Home / Blog / Artificial Reality is changing our Reality – I

Artificial Reality is changing our Reality – I

Artificial Reality and Reality are becoming more and more intertwined. This goes beyond the seamless access to virtual and augmented reality made possible by advanced technology. It is the result of changes in our brain. Image credit: Tigerspike

Just few days ago I attended a think tank team on the topic “Are Social Media and Screens changing our Brain?” organised by Osservatorio Tuttimedia. These the points I offered to the discussion.

============

Brains, not just the ones filling our humans’ skulls, have evolved through million of years through a process of selection favouring those most able to adapt to their environment (where, for a brain, environment is first the body embedding it and then the external environment detected and affected through senses and actuators. like eyes and muscles). Plants do not have a brain and their adaptation capability is much more limited (they cannot move either, so their environment has a slower rate of change). The brain is what allows a single individual, not a species, to adapt in real time. Species adapt over a much longer period of time. A brain has to adapt to local and sudden changes (guided by the basic imperatives: feed, flee, fight, f….). The more complex a brain is the more tools it has to understand the environment and plan the interaction (responses). A crucial capability is to learn from experience, a second one, requiring more advanced capabilities is to imagine what may come next (also as response to initiated actions). Learning happens by leveraging all information, data, detected by senses and, also, by the ones created through the imagination process. For sure, our human brain can learn and can imagine and learn from imagining (do you remember Einstein’s thought experiments?).

Learning translates into acquired knowledge, either explicit or implicit. As an example of explicit knowledge I can learn differential equations and I can transfer this knowledge to another person.  On the other hand I can learn to ride a bike but I cannot transfer this knowledge to another person. That person will have to go through a direct personal experience of trials and failures to internalise that knowledge because that is an implicit knowledge. The explicit knowledge is basically residing in our brain cortex, the area that I have control on (conscious of) whilst the implicit knowledge is tied into deeper areas in our brain (in addition to cortex ones) like the ones involved in the sense of equilibrium, manual dexterity, musical ear and is gained through repeated experience rewiring our deep brain.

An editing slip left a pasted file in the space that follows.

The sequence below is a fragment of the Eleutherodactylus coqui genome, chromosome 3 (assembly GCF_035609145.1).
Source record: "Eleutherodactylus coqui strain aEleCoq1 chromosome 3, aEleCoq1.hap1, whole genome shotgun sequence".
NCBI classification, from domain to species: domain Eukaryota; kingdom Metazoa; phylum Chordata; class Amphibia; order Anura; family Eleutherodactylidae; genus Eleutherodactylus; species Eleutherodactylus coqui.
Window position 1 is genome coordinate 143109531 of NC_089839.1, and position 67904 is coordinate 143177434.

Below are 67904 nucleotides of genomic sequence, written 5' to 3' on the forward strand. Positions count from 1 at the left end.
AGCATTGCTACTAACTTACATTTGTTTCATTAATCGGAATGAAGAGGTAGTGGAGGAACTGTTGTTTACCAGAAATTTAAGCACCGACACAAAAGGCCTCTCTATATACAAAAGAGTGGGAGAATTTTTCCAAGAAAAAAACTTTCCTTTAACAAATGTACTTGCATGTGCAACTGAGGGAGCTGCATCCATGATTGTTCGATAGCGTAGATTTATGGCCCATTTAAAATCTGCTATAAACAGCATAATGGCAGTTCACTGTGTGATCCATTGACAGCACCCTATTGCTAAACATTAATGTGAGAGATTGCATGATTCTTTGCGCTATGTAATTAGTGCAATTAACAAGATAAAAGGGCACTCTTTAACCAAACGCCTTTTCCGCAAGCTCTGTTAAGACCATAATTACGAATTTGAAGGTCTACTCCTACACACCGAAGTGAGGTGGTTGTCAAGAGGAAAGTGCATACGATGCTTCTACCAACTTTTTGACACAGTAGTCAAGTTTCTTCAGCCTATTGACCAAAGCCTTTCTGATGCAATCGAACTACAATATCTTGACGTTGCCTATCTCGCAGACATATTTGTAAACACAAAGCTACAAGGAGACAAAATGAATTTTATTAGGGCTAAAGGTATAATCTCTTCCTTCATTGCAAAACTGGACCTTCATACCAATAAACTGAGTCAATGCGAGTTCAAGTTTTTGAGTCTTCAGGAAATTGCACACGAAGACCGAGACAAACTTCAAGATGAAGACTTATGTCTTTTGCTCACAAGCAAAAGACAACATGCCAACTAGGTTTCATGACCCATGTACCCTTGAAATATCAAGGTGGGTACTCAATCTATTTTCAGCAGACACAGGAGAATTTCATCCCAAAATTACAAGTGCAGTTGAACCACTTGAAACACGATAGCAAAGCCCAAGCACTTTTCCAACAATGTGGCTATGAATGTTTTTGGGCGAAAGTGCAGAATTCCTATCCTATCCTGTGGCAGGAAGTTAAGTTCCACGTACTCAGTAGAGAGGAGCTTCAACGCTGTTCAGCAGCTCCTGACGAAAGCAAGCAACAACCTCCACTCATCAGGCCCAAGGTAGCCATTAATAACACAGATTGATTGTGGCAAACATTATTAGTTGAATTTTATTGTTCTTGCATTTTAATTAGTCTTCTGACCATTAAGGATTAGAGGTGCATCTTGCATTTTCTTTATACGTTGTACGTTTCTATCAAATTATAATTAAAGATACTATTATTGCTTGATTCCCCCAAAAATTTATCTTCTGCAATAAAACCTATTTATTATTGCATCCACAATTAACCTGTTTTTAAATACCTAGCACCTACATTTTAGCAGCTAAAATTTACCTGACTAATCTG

This lengthy premise to connect to the topic at hand, the impact of Social networks and Screens on our brain. It is obvious that the human brain is shaped by experience, starting from birth. Our environment and the interactions we have are shaping our brain both.soft (explicit knowledge) and hard (implicit knowledge). Every person can learn geography (explicit knowledge) and tell a tundra from a desert. However Inuits and Berbers are the ones that find their way in the icecaps and in the desert respectively because their brain has been hard wired through repeated experience on the subtle differences in these landscapes. If you were to find yourself in a desert you are likely to feel lost, everything looks the same since we haven’t got the required implicit knowledge. Another example: we are very good to distinguish faces of people but we have problems in distinguishing faces of people belonging to a different ethnic group, like Europeans distinguishing Asian faces and the other way round, as it gets difficult, as you grow up, to distinguish among sounds that you haven’t been exposed to in your youth. These are examples on implicit knowledge resulting from a rewiring of our brain that is a direct consequence of the exposure (particularly in the first years of our life) to specific interactions (stimuli).

What can we say about the easiness of interaction shown by a youngster in using a smartphone and navigating the web compared to the one of an elderly person? Actually, there is no difference at all with the previous examples: today’s youngsters have grown up in a digital ambient where interacting with a smartphone and surfing the web is the normal landscape. Their brains have been rewired in this context acquiring implicit knowledge (see clip).

About Roberto Saracco

Roberto Saracco fell in love with technology and its implications long time ago. His background is in math and computer science. Until April 2017 he led the EIT Digital Italian Node and then was head of the Industrial Doctoral School of EIT Digital up to September 2018. Previously, up to December 2011 he was the Director of the Telecom Italia Future Centre in Venice, looking at the interplay of technology evolution, economics and society. At the turn of the century he led a World Bank-Infodev project to stimulate entrepreneurship in Latin America. He is a senior member of IEEE where he leads the Industry Advisory Board within the Future Directions Committee and co-chairs the Digital Reality Initiative. He teaches a Master course on Technology Forecasting and Market impact at the University of Trento. He has published over 100 papers in journals and magazines and 14 books.